Monthly Proposal No.5: agree on an uniform corporate tax rate for Europe

Not only is the prisoners’ dilemma a well-known example in game theory. It is also a central issue in political negotiations. One of these negotiations that has to be conducted concern corporate taxes.

It was one of our past ministers of finance, Karl Heinz Grasser, who meant that he loves competition and that it was a good idea to compete with other countries by means of reducing the corporate tax rate. The incentive is clear: Lower corporate tax rates attract firms and firms crucially determine economic growth and employment. Business administrators and politicians might think that this indeed is the end of the story and so far it seems to be a reasonable plan.

However, economists know it better. Following the logic from above, any other country has an incentive to lower their corporate tax rates too. Furthermore, if they love competition as much as Karl Heinz Grasser and exhibit the same lack of information, they will continually underbid one another. Economists call this process the race to the bottom.

Theoretically, this race only ends as the public budget is not able to refinance the gifts anymore, which they handed to enterprises in terms of low tax rates or even subsidies. The burden of this policy has to be borne by households.

While this issue alone can already be criticized, it does not even take the instability and the transition costs that have to be avoided into account. So, for just a moment ignore whether the mistakes occurred in Austria or Ireland or elsewhere. Maybe in the short run even abandon the determination and enforcement of the so called efficient corporate tax rate. Just ensure that it is uniform, at least within Europe.

14 thoughts on “Monthly Proposal No.5: agree on an uniform corporate tax rate for Europe

  1. I must admit that I haven’t done my homework on this, but is there really any strong, causally proven relationship between low corporate tax rates and business activity? I mean, if we assume the effective corporate tax rate of country X is 10% and apply this to a business that has profits equal to 10% of its turnover (both assumptions don’t seem outlandish), then taxes as a percent of turnover are 1%. Sure, it’s part of the equation, but to me it would seem there are much important institutional factors determining where a company goes and where it does not than the simple corporate tax rate. In other words, it might be we are not only “trapped” in a prisoner’s dilemma kind of situation, we might be “racing to the bottom” with no significant benefit (even in the short-term until everyone else adjusts).

    • I agree that politicians probably exaggerate the negative effects of the relative height of tax rates. Nevertheless, we can observe that low coporate tax rates attract firms (or at least their revenue, often seperated from the value adding process by impudent constructions of tax accountants). Anyway, these firms and revenues are missing in other countries. So there is some begging-your-neighbor policy ongoing even within Europe and the European Union. This has to be stopped.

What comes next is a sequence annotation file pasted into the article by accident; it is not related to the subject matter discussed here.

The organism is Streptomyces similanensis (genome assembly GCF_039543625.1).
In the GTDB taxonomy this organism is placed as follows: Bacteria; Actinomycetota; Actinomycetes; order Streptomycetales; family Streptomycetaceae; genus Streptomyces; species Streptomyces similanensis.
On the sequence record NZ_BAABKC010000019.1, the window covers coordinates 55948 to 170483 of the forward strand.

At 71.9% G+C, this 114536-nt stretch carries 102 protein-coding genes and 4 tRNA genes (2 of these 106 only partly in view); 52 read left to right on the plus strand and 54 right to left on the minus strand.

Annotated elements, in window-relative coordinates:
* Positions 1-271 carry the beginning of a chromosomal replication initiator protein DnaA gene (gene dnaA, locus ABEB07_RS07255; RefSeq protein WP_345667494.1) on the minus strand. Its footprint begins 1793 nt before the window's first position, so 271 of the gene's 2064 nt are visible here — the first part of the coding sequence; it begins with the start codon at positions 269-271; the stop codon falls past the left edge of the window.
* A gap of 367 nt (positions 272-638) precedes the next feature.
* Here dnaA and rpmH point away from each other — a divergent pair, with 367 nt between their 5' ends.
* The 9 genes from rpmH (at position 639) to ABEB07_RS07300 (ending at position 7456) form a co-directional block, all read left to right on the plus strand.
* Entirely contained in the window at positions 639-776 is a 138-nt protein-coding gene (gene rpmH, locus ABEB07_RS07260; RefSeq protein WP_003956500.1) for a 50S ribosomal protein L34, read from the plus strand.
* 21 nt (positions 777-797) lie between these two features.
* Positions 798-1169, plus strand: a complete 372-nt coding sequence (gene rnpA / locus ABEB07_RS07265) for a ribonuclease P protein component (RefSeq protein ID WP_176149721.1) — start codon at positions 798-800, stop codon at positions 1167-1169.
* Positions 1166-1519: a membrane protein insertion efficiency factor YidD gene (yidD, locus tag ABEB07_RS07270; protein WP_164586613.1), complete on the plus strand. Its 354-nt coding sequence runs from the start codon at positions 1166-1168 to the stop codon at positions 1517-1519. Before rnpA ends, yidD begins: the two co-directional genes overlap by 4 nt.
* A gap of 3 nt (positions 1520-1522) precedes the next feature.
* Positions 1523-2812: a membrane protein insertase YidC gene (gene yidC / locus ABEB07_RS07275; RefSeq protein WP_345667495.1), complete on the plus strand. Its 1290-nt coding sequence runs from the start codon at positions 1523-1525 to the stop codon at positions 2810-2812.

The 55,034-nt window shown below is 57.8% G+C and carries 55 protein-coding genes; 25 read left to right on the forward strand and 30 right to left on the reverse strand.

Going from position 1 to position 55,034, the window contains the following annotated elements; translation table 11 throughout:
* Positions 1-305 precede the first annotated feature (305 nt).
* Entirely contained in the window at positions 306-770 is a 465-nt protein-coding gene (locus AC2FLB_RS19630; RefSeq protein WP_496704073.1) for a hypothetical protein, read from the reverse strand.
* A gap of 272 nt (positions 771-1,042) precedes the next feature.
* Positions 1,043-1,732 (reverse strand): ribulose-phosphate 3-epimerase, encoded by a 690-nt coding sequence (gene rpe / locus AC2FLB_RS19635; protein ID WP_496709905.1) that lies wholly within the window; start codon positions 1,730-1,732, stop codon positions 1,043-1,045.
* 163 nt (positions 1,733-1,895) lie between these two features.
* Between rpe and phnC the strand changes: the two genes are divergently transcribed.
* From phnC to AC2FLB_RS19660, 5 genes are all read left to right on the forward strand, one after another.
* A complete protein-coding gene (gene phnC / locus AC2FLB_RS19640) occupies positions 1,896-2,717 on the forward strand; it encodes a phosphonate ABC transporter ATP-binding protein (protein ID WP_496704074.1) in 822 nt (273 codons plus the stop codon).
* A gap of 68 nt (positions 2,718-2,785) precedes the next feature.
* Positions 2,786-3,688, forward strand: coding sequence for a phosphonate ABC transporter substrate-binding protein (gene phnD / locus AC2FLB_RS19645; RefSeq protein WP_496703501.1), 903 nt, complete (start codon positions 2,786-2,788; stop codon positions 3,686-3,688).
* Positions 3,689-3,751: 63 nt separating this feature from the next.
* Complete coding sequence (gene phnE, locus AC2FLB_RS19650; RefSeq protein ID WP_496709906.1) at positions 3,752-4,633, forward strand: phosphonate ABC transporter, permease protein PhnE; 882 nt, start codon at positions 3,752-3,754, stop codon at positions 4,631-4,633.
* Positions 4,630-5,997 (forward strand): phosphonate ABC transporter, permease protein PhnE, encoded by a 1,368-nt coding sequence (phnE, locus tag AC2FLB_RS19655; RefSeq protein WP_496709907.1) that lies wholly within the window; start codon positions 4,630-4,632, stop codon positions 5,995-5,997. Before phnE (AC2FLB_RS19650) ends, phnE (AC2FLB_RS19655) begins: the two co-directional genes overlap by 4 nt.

2. There are some points in Timon’s argument and a harmonized corporate tax in the EU is highly discussed in academia as well as policy making. However, I believe that the corporate tax is only a small part of a much larger work package that is ahead of us. In the internal European market, the Acquis Communautaire requires all member states to have common policies with respect to business policies. This comprises the “four freedoms” and much more regulations and directives. Policies that are still carried out on a national level are mainly fiscal ones, in particular tax policies. National governments are (for some good, but mostly for myopic reasons) unwilling to give up these competencies. That includes the corporate tax of course (about 5 billion in Austria), but also other taxes and fiscal instrument. In my belief, the EU should focus on the competition towards the USA and other global economic areas. Consequently, the right level of subsidiarity for the entire tax policy is the Union, not the member states.

  3. I fully endorse this proposal, and the uniform rate should be 0!
    The revenue from corporate taxes is small (5.5% of total tax revenue in Austria), even though rates are sizable (in Austria 25% of corporate income), which indicates that it creates large distortions. For example, one big distortion it creates is an incentive for excessive leverage, because interest on debt is deductible. It seems to me that the only real beneficiaries of the corporate tax are the legions of accountants, lawyers, and consultants hired with the single aim of saving taxes for their employers, which is not precisely a socially productive employment.

    @Flo: I think turnover is not a good standard of comparison, because corporate taxes are essentially a tax on the return on equity. I couldn’t find estimates of average RoE in Austria, but i believe it is in the area of 20%. If I’m correct the burden of the tax for businesses would be 5% of equity, which is not much, but not nothing either.

    • I might add that, although theoretically sound, there is precious little evidence for the race-to-the-bottom hypothesis. Here is revenue from taxes on business income as a share of total tax revenue in the EU27 (Source Eurostat’s Structure of taxes by economic function):
      1995: 5.8%, 2000: 7.9%, 2005: 7.6%, 2010: 6.3%. No trend there. The race to the bottom was not happening during the past 15 years.

      • The race-to-the-bottom mentioned above refers to the (marginal) coporate tax rate. Do not confuse it with absolute values! The (absolute) share of corporate taxes is also determined by economic growth, the attraction of foreign firms’ revenue and the development of the other shares of total tax revenue. Therefor, there is a race-to-the-bottom as long as corporate tax rates did decline – and they did.